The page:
552 F.2d 273 (9th Cir. 1977), 76-1140, United States v. Hall

Docket Nº:76-1140.
Citation:552 F.2d 273
Party Name:UNITED STATES of America, Plaintiff-Appellee, v. Donald Hugh HALL, Defendant-Appellant.
Case Date:February 25, 1977
Court:United States Courts of Appeals, Court of Appeals for the Ninth Circuit

Page 273

552 F.2d 273 (9th Cir. 1977)

UNITED STATES of America, Plaintiff-Appellee,


Donald Hugh HALL, Defendant-Appellant.

No. 76-1140.

United States Court of Appeals, Ninth Circuit

February 25, 1977

Rehearing Denied April 12, 1977.

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Craig Mehrens, Phoenix, Ariz., argued, Mehrens & Pearce, Phoenix, Ariz., for defendant-appellant.

Michael B. Scott, Asst. U. S. Atty., Phoenix, Ariz., Thomas N. Crowe, Asst. U. S. Atty., argued, Phoenix, Ariz., for plaintiff-appellee.

Appeal from the United States District Court for the District of Arizona.

Before WRIGHT and WALLACE, Circuit Judges, and BURNS, [*] District Judge.

WALLACE, Circuit Judge:

Hall was convicted of three counts of distributing cocaine in violation of 21 U.S.C. § 841(a)(1) and (b). Hall claims that the district judge improperly defined cocaine to the jury and refused to instruct the jury on his theory of the case. He also claims that the district judge erred in denying his motion for judgment of acquittal. We affirm.


Hall's challenges to the guilty verdict are based upon one central contention: The substance which he sold to government agents was not properly proven to be cocaine. Under federal narcotics law, cocaine is defined as:

Coca leaves (9040) and any salt, compound, derivative, or preparation of coca leaves, and any salt, compound, derivative, or preparation thereof which is chemically equivalent or identical with any of these substances, except that the substances shall not include decocainized coca leaves or extraction of coca leaves, which extractions do not contain cocaine (9041) or ecgonine (9180).

21 C.F.R. § 1308.12, Schedule II(b)(4); see 21 U.S.C. § 812(a) and (c), Schedule II(a)(4). Thus it was necessary for the government to prove that the substance which Hall sold was either "natural" cocaine, derived from coca leaves, or a chemical equivalent thereof.

The government's expert witness, Medina, testified that he had performed various tests and concluded that "cocaine was detected in the exhibits submitted." On cross-examination, Medina stated that cocaine, like most organic compounds, has many "isomers." Isomers are two or more compounds which have the same molecular formula but different molecular structures. The variations in structure may give rise to different chemical characteristics. Medina testified that he had not tested the substance to determine whether it consisted of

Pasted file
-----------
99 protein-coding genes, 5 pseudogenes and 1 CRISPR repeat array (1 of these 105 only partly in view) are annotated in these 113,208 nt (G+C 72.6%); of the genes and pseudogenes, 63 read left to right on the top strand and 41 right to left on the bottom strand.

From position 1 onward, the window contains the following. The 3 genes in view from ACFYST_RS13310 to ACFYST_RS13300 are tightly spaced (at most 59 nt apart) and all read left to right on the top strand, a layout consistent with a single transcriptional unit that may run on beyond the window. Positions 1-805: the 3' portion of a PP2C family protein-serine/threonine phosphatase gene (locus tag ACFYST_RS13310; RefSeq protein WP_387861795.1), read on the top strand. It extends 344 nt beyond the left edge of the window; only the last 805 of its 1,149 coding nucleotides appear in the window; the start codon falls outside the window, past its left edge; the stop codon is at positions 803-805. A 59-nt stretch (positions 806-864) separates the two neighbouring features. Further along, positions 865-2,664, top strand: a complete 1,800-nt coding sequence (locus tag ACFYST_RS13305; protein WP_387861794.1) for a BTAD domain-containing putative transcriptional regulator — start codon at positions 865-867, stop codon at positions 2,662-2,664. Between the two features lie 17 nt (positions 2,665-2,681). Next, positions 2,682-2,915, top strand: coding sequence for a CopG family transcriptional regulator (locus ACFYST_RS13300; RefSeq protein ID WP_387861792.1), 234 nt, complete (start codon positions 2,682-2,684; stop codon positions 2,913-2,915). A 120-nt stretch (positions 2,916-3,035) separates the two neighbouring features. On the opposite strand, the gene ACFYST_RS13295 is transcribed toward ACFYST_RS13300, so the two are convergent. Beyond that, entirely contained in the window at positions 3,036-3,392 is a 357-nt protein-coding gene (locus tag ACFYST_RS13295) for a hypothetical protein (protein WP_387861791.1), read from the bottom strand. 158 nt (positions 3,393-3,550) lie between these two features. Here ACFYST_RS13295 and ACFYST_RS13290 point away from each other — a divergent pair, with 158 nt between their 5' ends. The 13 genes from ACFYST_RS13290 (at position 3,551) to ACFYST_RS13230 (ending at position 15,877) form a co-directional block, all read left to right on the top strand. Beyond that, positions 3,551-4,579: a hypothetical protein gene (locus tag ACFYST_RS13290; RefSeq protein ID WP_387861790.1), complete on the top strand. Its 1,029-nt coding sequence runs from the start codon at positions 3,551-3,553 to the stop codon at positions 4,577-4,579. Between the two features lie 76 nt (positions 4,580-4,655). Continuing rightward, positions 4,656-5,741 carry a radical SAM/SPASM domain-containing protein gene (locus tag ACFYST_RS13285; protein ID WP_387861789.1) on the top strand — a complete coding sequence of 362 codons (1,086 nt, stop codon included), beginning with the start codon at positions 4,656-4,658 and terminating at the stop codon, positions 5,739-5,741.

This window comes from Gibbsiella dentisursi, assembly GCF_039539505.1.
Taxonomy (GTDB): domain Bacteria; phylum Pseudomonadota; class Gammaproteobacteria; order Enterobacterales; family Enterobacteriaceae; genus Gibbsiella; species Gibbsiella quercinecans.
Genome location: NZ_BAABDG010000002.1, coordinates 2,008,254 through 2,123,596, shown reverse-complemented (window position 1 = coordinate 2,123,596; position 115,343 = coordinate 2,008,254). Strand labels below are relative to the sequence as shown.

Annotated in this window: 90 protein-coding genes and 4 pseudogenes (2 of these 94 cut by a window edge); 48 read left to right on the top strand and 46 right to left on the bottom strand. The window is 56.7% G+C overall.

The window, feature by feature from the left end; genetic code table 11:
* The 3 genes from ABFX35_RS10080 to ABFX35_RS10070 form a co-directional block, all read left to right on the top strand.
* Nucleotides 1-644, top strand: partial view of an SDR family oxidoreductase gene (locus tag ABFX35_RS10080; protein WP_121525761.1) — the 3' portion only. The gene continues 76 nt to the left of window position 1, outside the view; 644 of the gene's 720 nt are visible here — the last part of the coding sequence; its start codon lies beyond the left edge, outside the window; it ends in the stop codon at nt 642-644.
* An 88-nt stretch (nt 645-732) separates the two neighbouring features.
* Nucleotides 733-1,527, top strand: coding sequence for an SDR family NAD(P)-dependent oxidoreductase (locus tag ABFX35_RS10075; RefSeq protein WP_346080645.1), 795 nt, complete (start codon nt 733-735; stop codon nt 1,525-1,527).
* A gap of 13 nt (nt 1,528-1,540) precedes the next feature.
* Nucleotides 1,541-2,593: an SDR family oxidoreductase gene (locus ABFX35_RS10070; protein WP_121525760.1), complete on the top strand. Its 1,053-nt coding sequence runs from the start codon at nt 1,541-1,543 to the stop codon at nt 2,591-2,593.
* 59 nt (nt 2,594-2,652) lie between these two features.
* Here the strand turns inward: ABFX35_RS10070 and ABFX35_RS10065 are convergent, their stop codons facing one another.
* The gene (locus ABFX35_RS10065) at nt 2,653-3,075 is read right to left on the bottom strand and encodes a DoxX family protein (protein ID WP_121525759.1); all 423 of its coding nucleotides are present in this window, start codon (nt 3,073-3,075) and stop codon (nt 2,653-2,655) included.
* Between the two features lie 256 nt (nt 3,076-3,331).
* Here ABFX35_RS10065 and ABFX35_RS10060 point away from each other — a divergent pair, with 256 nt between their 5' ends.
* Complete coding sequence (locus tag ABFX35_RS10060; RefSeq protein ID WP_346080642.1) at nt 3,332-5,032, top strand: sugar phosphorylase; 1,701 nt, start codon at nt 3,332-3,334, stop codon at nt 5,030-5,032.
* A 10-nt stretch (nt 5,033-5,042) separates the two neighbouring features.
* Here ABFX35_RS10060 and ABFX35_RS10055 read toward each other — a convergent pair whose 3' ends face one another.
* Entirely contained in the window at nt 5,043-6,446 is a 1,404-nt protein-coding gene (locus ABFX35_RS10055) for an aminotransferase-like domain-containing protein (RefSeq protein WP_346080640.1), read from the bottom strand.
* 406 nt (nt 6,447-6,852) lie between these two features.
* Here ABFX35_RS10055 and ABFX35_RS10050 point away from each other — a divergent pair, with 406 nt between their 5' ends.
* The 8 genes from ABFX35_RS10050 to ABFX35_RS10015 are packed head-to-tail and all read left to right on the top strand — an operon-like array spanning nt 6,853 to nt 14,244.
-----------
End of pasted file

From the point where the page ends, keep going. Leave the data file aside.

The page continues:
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the "levo" isomer of cocaine (l-cocaine) or the "dextro" isomer (d-cocaine). L-cocaine is "natural" cocaine, a drug derived from the coca leaf, whereas d-cocaine is a chemically synthesized compound. Although use of a polarimeter would have distinguished between the two isomers, Medina did not employ the device, nor did he conduct any of the other tests which could have been used in order to make the distinction.

Having thus sought to cast doubt on the government's proof that the substance was natural cocaine, Hall called his sole witness, Shapiro, to testify concerning the properties of the two isomers. Shapiro testified that d-cocaine is not the chemical equivalent to l-cocaine and that d-cocaine would have a different physiological effect on the human body than l-cocaine. Prior to this testimony, Medina had also discussed the properties of the two isomers, stating that they "would behave chemically equivalent (sic) . . . except for the rotation of the polarized light . . . in the polarimeter." Thus, both witnesses indicated that there were some differences between the two isomers, although there was an apparent conflict as to whether there was a chemical equivalency.


Hall contends that the court erred in refusing to give a requested instruction concerning his theory of the case. 1 While it is true that a defendant is entitled to an instruction on his theory of the case if it is supported by law and has some foundation in the evidence, United States v. Noah, 475 F.2d 688, 697 (9th Cir.), cert. denied, 414 U.S. 821, 1095,94 S.Ct. 119, 38 L.Ed.2d 54 (1973); United States v. Shewfelt, 455 F.2d 836, 838 (9th Cir.), cert. denied, 406 U.S. 944, 92 S.Ct. 2042, 32 L.Ed.2d 331 (1972), the court is not required to accept a proposed...

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